• \$\begingroup\$ Correction: every Pentax autofocus body, either film or digital (as of August 2019, at least!) has autofocus screw-drive motor built-in, every DSLR after K100D Super has additional contacts for SDM/HSM/PowerZoom functionality, so any Pentax DSLR in the last 12 years will work just fine. \$\endgroup\$
    – elkarrde
    Aug 30, 2019 at 6:28
  • \$\begingroup\$ @elkarrde Thanks. Revised. \$\endgroup\$
    – xiota
    Aug 30, 2019 at 6:38
  • \$\begingroup\$ Wonder how a lens could not "autofocus or stop down" on that lens mount (which has mechanical stop down and autofocus linkages) unless it isn't even recognized as an electronic lens at all :) \$\endgroup\$ Aug 30, 2019 at 14:42
  • \$\begingroup\$ @rackandboneman – I don't know. I'd guess some type of electronic communication issue. With Minolta AF, even though the electronics aren't really used for anything other than lens identification, the camera will refuse to operate the lens, even though it's in perfect mechanical condition if it can't connect to the lens. There could be similar issues with other mounts. \$\endgroup\$
    – xiota
    Aug 31, 2019 at 0:27

Pentax MZ50 uses so-called "crippled" Pentax KAF2 mount, meaning you could use its lens with any Pentax DSLR ever built.

Technically, judging by the camera that lens was being used on, you could probably use whatever Pentax K-mount camera you can find, either digital or analogue, from Russian Zenit 122K, legendary Pentax K1000 and MX, many Ricoh and Chinon models, to modern digital SLRs, mirrorless K-01, and full-frame K-1. If the camera supports aperture automation, it will work, if the camera supports the KAF2 autofocus protocol, it will work. If it works on MZ50, it will work on any film autofocus body, it will work on any DSLR as well. If the lens has an aperture ring (and it probably does), it will work on all other manual focus cameras with manual focus only.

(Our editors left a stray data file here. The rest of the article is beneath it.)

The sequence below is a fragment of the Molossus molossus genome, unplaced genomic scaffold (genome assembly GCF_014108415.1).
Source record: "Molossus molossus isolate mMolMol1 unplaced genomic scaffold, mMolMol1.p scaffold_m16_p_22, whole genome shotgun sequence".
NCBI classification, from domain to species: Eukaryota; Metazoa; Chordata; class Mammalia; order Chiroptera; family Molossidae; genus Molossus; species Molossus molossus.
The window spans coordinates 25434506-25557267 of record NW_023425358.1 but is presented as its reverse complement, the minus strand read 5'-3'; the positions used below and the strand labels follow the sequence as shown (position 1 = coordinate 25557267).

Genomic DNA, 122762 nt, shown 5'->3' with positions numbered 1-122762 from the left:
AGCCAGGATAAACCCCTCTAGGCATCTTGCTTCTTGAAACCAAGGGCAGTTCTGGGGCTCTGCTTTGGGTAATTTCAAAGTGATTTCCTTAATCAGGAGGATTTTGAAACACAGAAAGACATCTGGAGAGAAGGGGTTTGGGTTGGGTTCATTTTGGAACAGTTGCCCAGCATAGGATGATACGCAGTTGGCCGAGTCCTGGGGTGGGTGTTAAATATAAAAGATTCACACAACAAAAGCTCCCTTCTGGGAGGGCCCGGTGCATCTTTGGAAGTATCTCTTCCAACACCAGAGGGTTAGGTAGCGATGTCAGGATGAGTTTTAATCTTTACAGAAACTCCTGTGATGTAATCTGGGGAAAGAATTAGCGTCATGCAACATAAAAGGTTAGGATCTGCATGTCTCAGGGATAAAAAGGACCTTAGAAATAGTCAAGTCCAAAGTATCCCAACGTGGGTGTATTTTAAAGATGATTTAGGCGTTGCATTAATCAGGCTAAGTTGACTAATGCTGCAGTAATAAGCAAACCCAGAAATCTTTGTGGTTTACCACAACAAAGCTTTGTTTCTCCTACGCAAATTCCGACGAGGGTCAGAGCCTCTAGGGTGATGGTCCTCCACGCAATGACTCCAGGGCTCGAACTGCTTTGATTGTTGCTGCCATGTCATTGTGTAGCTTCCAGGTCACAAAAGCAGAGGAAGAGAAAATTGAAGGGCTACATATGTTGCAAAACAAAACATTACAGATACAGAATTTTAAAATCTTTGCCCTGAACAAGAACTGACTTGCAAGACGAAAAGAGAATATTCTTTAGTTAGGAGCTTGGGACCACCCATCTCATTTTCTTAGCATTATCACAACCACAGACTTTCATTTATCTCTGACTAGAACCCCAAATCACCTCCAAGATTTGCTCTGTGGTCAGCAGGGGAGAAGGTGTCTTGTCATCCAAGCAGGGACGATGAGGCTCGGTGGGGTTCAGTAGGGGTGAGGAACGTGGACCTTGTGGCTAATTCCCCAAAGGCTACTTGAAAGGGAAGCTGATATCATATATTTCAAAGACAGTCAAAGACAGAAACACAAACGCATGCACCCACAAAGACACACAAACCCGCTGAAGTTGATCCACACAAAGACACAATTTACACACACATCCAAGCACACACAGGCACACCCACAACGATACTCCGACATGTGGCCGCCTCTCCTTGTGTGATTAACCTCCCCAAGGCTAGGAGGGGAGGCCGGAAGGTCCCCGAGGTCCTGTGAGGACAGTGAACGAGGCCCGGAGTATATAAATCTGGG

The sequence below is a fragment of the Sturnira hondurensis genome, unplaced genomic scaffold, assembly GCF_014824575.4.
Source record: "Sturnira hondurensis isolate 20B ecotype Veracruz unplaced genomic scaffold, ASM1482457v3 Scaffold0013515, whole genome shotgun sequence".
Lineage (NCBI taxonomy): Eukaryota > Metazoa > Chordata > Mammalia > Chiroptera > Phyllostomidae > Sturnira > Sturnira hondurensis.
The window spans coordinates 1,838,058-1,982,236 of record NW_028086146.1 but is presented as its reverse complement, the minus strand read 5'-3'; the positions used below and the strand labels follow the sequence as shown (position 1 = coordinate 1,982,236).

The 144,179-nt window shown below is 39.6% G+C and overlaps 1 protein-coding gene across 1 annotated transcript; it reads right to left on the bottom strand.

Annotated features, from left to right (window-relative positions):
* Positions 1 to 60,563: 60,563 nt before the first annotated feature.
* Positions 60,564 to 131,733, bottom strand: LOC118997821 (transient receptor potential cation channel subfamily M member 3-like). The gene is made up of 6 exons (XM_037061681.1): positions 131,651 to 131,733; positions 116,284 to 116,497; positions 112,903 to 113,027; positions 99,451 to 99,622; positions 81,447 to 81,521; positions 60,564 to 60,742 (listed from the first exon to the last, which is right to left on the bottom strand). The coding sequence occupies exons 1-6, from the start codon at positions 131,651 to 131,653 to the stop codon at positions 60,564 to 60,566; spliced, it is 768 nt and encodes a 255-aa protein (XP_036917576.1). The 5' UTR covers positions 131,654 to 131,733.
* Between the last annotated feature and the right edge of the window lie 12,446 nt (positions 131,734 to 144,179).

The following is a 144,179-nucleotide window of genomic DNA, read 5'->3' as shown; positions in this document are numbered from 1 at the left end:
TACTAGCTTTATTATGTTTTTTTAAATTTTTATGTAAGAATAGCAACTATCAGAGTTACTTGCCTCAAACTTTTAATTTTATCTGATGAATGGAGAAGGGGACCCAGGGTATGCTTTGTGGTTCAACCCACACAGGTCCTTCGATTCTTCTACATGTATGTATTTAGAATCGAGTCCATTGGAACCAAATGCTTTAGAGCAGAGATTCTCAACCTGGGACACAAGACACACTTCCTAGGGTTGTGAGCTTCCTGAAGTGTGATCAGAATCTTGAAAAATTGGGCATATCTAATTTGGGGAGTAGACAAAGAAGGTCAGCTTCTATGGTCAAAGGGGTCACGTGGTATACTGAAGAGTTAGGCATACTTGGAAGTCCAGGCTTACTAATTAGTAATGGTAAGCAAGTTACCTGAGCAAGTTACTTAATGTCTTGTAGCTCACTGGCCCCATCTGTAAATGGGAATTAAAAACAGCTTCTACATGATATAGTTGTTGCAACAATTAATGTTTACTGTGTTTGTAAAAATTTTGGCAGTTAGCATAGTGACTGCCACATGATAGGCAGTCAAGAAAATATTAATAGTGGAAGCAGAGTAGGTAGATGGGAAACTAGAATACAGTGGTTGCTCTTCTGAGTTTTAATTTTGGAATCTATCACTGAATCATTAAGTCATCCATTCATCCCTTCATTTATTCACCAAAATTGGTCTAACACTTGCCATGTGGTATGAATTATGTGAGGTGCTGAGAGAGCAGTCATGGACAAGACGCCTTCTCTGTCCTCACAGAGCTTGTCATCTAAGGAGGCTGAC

On the other hand, you can always adapt the lens to other systems, but adapting K-mount lenses means any communication between the camera and the lens is lost, there's no autofocus, there's no aperture control from the camera. Any mirrorless camera will work, Canon APS-C bodies work just fine, avoid Canon full-frame bodies, the mirror will hit lens aperture levers. Nikon and Sony/Minolta DSLRs aren't compatible. Olympus and Panasonic DSLRs are good to go. As long as the lens has an aperture ring, it can be used in manual mode.

TL;DR: you can use that lens on almost any K-mount camera, film or digital, Pentax or some other brand, as long as it has K-mount.


Googling seems to indikate that your old camera is using pentax k mount. That mount is still used by pentax dslrs. A quick search found in the swedish market found a new pentax k-50 with a kit lens for 5000 SEK (aprox 500€).

With this camera the lens will physically fit. What is harder to know is if autofocus will work well. On Canon old sigms lenses are known for autofocus trouble but I do not know about the situation for pentax. (Is your lens autofocus electronic or screw drive)

Note also that this is an apsc camera so the field of view will be narrower than on the 35mm film camera.